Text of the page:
In short the present tense "I am the God of Abraham" does not seem to necessitate the idea that Abraham is still alive.

I do have some counter intuitions though.

For example " I am the owner of that house." seems very strange to say if that house was destroyed 40 years ago.

However even the above sentence has times where it seems to be ok.

Such as this conversation

Historian: "I wish I knew who the owner of the house was so I could interview them about the "Great Burning."

Bystander: "I am the owner of that House"

In summery when is it fine to say "I am" in connection to a extinct object and in particular is my suspicion that "I am the God of Abraham" does not have to imply Abraham's continued existence true?

Feedback, Help and Forum Policy / literary linguistics
« Last post by curious linguist on February 19, 2018, 03:24:56 AM »
I am new on the block.want to do some comparative research through content analysis..problem in theoretical framework.Can someone here share some link or guide me through this problem..I want to analyze novels but through the lens of linguistics. any insight please?..
Morphosyntax / Re: Copular Clauses -- Predicational, Specificational & Equative
« Last post by Daniel on February 18, 2018, 11:54:53 AM »
I'm not exactly sure on those specific terms, but I think you're referring generally to two well known functions of copulas. One links two things that are equivalent, and another links something to a property.

In the case of two things that are equivalent, you should be able to reverse the order (setting aside pragmatic preferences):
"The doctor is a kind person." > "A kind person is the doctor."
(Admittedly reversing these things has a different tone, and in some cases, such as with pronouns, it sounds very strange, but you get the idea.)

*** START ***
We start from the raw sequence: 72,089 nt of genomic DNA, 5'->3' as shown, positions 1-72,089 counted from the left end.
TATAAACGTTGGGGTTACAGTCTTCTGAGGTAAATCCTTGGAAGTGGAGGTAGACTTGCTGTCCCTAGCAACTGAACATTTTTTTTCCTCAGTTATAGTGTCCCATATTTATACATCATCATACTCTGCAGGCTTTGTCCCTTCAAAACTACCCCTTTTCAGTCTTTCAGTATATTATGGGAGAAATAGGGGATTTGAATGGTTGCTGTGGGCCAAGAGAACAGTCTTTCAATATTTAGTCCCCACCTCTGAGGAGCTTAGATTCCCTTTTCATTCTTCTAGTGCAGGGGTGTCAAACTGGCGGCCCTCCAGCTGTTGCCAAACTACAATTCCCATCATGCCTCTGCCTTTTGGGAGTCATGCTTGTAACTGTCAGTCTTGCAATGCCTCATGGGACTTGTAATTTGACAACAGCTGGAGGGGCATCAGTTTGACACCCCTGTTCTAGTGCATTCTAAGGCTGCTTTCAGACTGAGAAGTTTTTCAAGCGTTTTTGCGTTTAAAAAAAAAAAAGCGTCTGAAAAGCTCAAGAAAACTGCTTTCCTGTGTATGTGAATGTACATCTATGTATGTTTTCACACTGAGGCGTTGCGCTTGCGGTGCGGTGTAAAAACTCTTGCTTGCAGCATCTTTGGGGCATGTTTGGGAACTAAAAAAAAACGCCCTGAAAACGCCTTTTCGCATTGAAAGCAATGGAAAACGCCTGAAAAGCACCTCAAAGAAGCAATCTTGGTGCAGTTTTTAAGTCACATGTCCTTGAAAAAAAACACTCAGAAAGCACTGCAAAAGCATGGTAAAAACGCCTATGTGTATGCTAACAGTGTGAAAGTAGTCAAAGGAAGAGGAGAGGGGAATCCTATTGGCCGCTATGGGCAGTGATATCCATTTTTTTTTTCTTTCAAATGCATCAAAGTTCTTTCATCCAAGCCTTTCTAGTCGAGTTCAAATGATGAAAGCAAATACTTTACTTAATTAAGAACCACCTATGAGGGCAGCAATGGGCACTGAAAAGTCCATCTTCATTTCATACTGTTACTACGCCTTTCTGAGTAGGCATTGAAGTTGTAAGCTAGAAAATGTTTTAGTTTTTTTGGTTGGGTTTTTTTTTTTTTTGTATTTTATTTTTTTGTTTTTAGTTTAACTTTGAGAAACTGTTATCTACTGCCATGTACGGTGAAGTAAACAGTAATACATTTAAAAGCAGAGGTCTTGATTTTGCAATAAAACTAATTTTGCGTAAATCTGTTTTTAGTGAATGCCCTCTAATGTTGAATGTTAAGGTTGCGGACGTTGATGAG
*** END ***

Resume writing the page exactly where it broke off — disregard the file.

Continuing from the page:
For the descriptive type, it only works in a very poetic sense:
"The book is red." > ?Red is the book.

Is it that in equative CCs, two existing entities are given the same identity, and in specificational CCs,  there's only one entity and that entity is assigned a value?
Yes, that sounds about right. It might oversimplify things regarding whether they are necessarily "entities" or not, but that seems to be the main idea of it.

Note that in Spanish there are actually two different copulas, ser and estar. And at least to some degree they follow this distinction (but not exactly!). Ser is often said to describe "permanent" things, including the equivalence of two nouns. But estar is then said to describe "temporary" things, especially for most adjectives that only apply at the moment. You can actually use either with adjectives, but if you say "soy felíz" (ser.1SG+happy) that means "I'm a happy person", while "estoy felíz" (estar.1SG+happy) means "I'm happy [now]." So that's much more common/natural with estar, because it's describing rather than identifying. Arguably the first type is more like the "equative" type you describe, even though it's not an entity, because it's actually describing the identity of the person as opposed to describing the current state. African American English also does something similar (in a way) where omission of 'be' is used for a current description, while including it is more of an identification: "He sick" = 'he's not feeling well today', vs. "He be sick" = 'he's a sickly person, terminally ill, etc.'.

So maybe the more natural distinction would be between "identifying" and "describing" uses of copulas. Compare also restrictive and nonrestrictive relative clauses:
"You must give $5 to all of the people who are polite."
"You must give $5 to all of the people, who are polite."
Very subtle difference, but the second sentence would mean that "all of the people" are polite. The first just means that you find all of the people who are also polite-- not necessarily all of them. The nonrestrictive type works to identifying who you mean (the second example), while the first actually further restricts the set of people you are referring to. The nonrestrictive type is "optional" in the sense that you have already effectively identified the group (although that additional information can help of course). The restrictive type is not optional because it adds additional (restricting) information.
Sociolinguistics / Re: Urban dialect
« Last post by Daniel on February 18, 2018, 11:36:09 AM »
It's hard to hear in that (mp3, recording quality, volume levels, etc.). But it's possible for both sounds there's a glottal stop. I'm not sure. It sounds to me like the stops are unreleased, so the sound wouldn't be too different for [t/k/ʔ].
Sociolinguistics / Re: Urban dialect
« Last post by dalila on February 18, 2018, 04:42:30 AM »
Thank you very much!  I have another question: can you tell me whether you can hear a glottal stop for "make" and "it" in this sentence?